Next Page Previous Page Home Tools & Aids Search Handbook
7. Product and Process Comparisons
7.3. Comparisons based on data from two processes

7.3.1. Do two processes have the same mean?

Testing hypotheses related to the means of two processes Given two random samples of measurements,

Y1, ..., YN and Z1, ..., ZN

from two independent processes (the Y's are sampled from process 1 and the Z's are sampled from process 2), there are three types of questions regarding the true means of the processes that are often asked. They are:

  1. Are the means from the two processes the same?
  2. Is the mean of process 1 less than or equal to the mean of process 2?
  3. Is the mean of process 1 greater than or equal to the mean of process 2?
Typical null hypotheses The corresponding null hypotheses that test the true mean of the first process, mu1, against the true mean of the second process, mu2 are:
  1. H0: mu1 = mu2
  2. H0: mu1 < or equal to mu2
  3. H0: mu1 > or equal to mu2

Note that as previously discussed, our choice of which null hypothesis to use is typically made based on one of the following considerations:

  1. When we are hoping to prove something new with the sample data, we make that the alternative hypothesis, whenever possible.
  2. When we want to continue to assume a reasonable or traditional hypothesis still applies, unless very strong contradictory evidence is present, we make that the null hypothesis, whenever possible.
Basic statistics from the two processes The basic statistics for the test are the sample means

Ybar = (1/N1)*SUM[i=1 to N1][Y(i)] ; Zbar = (1/N2)*SUM[i=1 to N2][Z(i)]

and the sample standard deviations

s1 = (1/(N1-1))*SQRT{SUM[i=1 to N1][(Y(i) - Ybar)**2]}

s2 = (1/(N2-1))*SQRT{SUM[i=1 to N2][(Z(i) - Zbar)**2]}

with degrees of freedom nu1 = N1 - 1 and nu2 = N2 - 1 respectively.

Form of the test statistic where the two processes have equivalent standard deviations If the standard deviations from the two processes are equivalent, and this should be tested before this assumption is made, the test statistic is

t = (Ybar - Zbar)/[s*SQRT((1/N1) + (1/N2))]

where the pooled standard deviation is estimated as

s = SQRT{[(N1-1)*s1**2 + (N2-1)*s2**2]/[(N1-1) + (N2-1)]}

with degrees of freedom nu = N1 + N2 - 2 .

Form of the test statistic where the two processes do NOT have equivalent standard deviations If it cannot be assumed that the standard deviations from the two processes are equivalent, the test statistic is

t = (Ybar - Zbar)/[s*SQRT((s1**2/N1) + (s2**2/N2))]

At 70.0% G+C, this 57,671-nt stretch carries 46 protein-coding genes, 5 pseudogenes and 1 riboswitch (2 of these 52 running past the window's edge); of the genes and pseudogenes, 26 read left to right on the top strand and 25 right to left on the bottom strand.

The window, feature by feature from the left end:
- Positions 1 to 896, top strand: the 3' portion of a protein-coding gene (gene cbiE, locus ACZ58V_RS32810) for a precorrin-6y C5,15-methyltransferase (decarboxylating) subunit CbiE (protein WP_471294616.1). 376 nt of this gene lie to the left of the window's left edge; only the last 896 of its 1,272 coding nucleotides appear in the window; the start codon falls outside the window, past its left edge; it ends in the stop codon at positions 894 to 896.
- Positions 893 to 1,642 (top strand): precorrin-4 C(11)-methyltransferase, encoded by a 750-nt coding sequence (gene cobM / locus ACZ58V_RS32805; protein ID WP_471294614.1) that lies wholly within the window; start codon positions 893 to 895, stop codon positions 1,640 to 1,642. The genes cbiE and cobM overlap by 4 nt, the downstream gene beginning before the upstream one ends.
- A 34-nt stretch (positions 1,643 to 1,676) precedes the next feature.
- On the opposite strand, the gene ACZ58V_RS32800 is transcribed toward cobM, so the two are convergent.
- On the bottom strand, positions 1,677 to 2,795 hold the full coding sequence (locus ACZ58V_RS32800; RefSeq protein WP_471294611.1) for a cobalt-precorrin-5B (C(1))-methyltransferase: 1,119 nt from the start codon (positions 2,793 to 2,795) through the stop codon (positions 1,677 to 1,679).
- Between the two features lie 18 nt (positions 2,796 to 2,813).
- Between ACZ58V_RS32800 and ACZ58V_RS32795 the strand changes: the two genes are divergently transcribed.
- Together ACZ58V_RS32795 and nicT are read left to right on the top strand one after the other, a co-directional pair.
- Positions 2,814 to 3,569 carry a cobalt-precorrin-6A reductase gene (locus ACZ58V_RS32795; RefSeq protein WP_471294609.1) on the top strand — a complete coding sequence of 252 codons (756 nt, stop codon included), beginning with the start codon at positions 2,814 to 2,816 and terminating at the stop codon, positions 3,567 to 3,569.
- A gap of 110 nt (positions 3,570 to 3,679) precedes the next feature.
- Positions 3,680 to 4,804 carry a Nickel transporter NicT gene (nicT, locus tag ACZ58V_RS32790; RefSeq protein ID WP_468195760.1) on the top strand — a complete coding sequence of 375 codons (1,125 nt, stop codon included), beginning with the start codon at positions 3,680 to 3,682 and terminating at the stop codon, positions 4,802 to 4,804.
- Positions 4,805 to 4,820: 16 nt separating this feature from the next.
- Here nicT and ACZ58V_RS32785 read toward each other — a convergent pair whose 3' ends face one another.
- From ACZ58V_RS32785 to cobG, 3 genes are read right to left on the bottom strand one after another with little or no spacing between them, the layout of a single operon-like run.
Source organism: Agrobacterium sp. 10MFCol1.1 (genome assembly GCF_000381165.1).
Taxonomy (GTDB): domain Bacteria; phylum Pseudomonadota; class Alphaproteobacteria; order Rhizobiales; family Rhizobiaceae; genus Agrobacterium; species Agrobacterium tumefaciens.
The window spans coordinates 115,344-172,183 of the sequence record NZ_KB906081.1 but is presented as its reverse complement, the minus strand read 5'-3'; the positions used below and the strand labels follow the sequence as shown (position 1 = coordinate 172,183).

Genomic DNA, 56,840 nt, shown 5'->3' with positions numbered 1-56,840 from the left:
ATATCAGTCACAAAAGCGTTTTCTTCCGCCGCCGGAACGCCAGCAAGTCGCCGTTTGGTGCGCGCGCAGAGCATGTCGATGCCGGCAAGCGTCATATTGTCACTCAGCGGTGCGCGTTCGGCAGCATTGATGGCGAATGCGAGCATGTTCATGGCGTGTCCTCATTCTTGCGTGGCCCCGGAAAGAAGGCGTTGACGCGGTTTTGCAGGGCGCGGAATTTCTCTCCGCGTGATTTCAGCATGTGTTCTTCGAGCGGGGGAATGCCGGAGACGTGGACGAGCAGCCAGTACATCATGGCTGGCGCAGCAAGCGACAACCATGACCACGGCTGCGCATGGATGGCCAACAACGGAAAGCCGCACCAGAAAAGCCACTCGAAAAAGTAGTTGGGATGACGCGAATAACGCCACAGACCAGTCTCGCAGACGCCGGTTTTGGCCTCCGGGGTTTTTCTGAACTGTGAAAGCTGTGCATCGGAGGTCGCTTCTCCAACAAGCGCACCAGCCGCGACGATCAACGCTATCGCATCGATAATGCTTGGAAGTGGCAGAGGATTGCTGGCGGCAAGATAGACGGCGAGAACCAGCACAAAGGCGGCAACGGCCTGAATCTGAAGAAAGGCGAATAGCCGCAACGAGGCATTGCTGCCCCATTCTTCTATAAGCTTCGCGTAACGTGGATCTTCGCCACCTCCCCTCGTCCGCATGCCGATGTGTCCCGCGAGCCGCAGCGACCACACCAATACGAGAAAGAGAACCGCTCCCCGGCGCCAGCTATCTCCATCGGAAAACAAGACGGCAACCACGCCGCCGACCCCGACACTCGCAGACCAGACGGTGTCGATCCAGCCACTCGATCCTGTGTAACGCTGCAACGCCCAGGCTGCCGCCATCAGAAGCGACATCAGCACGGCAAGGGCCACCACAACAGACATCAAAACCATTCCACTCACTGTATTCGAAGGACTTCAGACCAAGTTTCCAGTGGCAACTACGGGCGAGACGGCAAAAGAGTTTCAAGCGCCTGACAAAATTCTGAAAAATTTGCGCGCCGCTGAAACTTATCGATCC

The degrees of freedom are not known exactly but can be estimated using the Welch-Satterthwaite approximation

nu = [(s1**2/n1 + s2**2/N2)**2]/[s1**4/
(N1**2*(n1-1)) + s2**4/(N2**2*(N2-1))]

Test strategies The strategy for testing the hypotheses under (1), (2) or (3) above is to calculate the appropriate t statistic from one of the formulas above, and then perform a test at significance level α, where α is chosen to be small, typically .01, .05 or .10. The hypothesis associated with each case enumerated above is rejected if:
  1. t |   ≥   t1-α/2, ν
  2. t   ≥   t1-α, ν
  3. t   ≤   tα, ν
Explanation of critical values The critical values from the t table depend on the significance level and the degrees of freedom in the standard deviation. For hypothesis (1) t1-α/2, ν is the 1-α/2 critical value from the t table with ν degrees of freedom and similarly for hypotheses (2) and (3).
Example of unequal number of data points A new procedure (process 2) to assemble a device is introduced and tested for possible improvement in time of assembly. The question being addressed is whether the mean, mu2, of the new assembly process is smaller than the mean, mu1, for the old assembly process (process 1). We choose to test hypothesis (2) in the hope that we will reject this null hypothesis and thereby feel we have a strong degree of confidence that the new process is an improvement worth implementing. Data (in minutes required to assemble a device) for both the new and old processes are listed below along with their relevant statistics.

        Device    Process 1 (Old)  Process 2 (New)

           1            32            36
           2            37            31
           3            35            30
           4            28            31
           5            41            34
           6            44            36
           7            35            29
           8            31            32
           9            34            31
          10            38
          11            42

Mean                36.0909        32.2222
Standard deviation   4.9082         2.5386
No. measurements         11              9
Degrees freedom          10              8
Computation of the test statistic From this table we generate the test statistic

t = (Ybar - Zbar)/[s*SQRT((1/N1) + (1/N2))]
 = (36.0909 - 32.2222)/SQRT[(4.9082**2/11) + (2.5386**2/9)] = 2.2694

with the degrees of freedom approximated by

nu = [(s1**2/n1 + s2**2/N2)**2]/[s1**4/
(N1**2*(n1-1)) + s2**4/(N2**2*(N2-1))] =
 {(4.9082**2/11) + (2.5386**2/9)}**2/{(4.9082**4/1210) + (2.5386**4/648)} = 15.5

Decision process For a one-sided test at the 5% significance level, go to the t table for 0.95 signficance level, and look up the critical value for degrees of freedom ν = 16. The critical value is 1.746. Thus, hypothesis (2) is rejected because the test statistic (t = 2.269) is greater than 1.746 and, therefore, we conclude that process 2 has improved assembly time (smaller mean) over process 1.

Home Tools & Aids Search Handbook Previous Page Next Page